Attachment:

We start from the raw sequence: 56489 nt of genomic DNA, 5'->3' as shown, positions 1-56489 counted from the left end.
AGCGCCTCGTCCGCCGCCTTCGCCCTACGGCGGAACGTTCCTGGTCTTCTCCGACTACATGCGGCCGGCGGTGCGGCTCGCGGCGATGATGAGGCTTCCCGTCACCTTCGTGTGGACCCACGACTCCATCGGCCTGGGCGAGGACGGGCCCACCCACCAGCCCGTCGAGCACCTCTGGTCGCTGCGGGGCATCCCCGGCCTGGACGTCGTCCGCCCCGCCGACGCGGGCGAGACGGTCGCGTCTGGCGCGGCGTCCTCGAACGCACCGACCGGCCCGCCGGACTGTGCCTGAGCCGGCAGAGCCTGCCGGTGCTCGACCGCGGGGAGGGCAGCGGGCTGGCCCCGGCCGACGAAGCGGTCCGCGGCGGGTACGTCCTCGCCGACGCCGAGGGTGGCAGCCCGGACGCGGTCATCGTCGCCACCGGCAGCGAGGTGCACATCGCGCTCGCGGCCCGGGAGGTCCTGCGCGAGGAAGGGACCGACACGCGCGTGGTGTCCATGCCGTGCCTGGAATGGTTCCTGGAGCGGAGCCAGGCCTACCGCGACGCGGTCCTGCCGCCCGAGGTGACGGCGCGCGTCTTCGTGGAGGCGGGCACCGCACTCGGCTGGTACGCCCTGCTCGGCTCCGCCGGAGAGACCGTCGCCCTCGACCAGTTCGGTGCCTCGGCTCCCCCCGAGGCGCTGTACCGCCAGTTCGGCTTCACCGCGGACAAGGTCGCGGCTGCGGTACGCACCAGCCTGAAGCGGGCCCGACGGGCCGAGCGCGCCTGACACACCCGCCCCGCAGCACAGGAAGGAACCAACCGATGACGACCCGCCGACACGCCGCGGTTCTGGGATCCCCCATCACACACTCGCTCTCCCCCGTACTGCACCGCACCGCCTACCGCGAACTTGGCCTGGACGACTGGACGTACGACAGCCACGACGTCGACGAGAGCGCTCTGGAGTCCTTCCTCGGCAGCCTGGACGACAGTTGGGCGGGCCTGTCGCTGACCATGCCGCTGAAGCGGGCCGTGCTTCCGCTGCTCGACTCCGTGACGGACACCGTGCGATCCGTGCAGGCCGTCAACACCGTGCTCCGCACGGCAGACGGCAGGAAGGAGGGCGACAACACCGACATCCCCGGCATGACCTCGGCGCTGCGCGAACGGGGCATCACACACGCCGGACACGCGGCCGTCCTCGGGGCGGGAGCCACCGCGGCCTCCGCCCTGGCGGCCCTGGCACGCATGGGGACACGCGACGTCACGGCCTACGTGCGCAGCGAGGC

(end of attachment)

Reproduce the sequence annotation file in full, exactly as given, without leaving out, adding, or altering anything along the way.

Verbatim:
We start from the raw sequence: 56489 nt of genomic DNA, 5'->3' as shown, positions 1-56489 counted from the left end.
AGCGCCTCGTCCGCCGCCTTCGCCCTACGGCGGAACGTTCCTGGTCTTCTCCGACTACATGCGGCCGGCGGTGCGGCTCGCGGCGATGATGAGGCTTCCCGTCACCTTCGTGTGGACCCACGACTCCATCGGCCTGGGCGAGGACGGGCCCACCCACCAGCCCGTCGAGCACCTCTGGTCGCTGCGGGGCATCCCCGGCCTGGACGTCGTCCGCCCCGCCGACGCGGGCGAGACGGTCGCGTCTGGCGCGGCGTCCTCGAACGCACCGACCGGCCCGCCGGACTGTGCCTGAGCCGGCAGAGCCTGCCGGTGCTCGACCGCGGGGAGGGCAGCGGGCTGGCCCCGGCCGACGAAGCGGTCCGCGGCGGGTACGTCCTCGCCGACGCCGAGGGTGGCAGCCCGGACGCGGTCATCGTCGCCACCGGCAGCGAGGTGCACATCGCGCTCGCGGCCCGGGAGGTCCTGCGCGAGGAAGGGACCGACACGCGCGTGGTGTCCATGCCGTGCCTGGAATGGTTCCTGGAGCGGAGCCAGGCCTACCGCGACGCGGTCCTGCCGCCCGAGGTGACGGCGCGCGTCTTCGTGGAGGCGGGCACCGCACTCGGCTGGTACGCCCTGCTCGGCTCCGCCGGAGAGACCGTCGCCCTCGACCAGTTCGGTGCCTCGGCTCCCCCCGAGGCGCTGTACCGCCAGTTCGGCTTCACCGCGGACAAGGTCGCGGCTGCGGTACGCACCAGCCTGAAGCGGGCCCGACGGGCCGAGCGCGCCTGACACACCCGCCCCGCAGCACAGGAAGGAACCAACCGATGACGACCCGCCGACACGCCGCGGTTCTGGGATCCCCCATCACACACTCGCTCTCCCCCGTACTGCACCGCACCGCCTACCGCGAACTTGGCCTGGACGACTGGACGTACGACAGCCACGACGTCGACGAGAGCGCTCTGGAGTCCTTCCTCGGCAGCCTGGACGACAGTTGGGCGGGCCTGTCGCTGACCATGCCGCTGAAGCGGGCCGTGCTTCCGCTGCTCGACTCCGTGACGGACACCGTGCGATCCGTGCAGGCCGTCAACACCGTGCTCCGCACGGCAGACGGCAGGAAGGAGGGCGACAACACCGACATCCCCGGCATGACCTCGGCGCTGCGCGAACGGGGCATCACACACGCCGGACACGCGGCCGTCCTCGGGGCGGGAGCCACCGCGGCCTCCGCCCTGGCGGCCCTGGCACGCATGGGGACACGCGACGTCACGGCCTACGTGCGCAGCGAGGC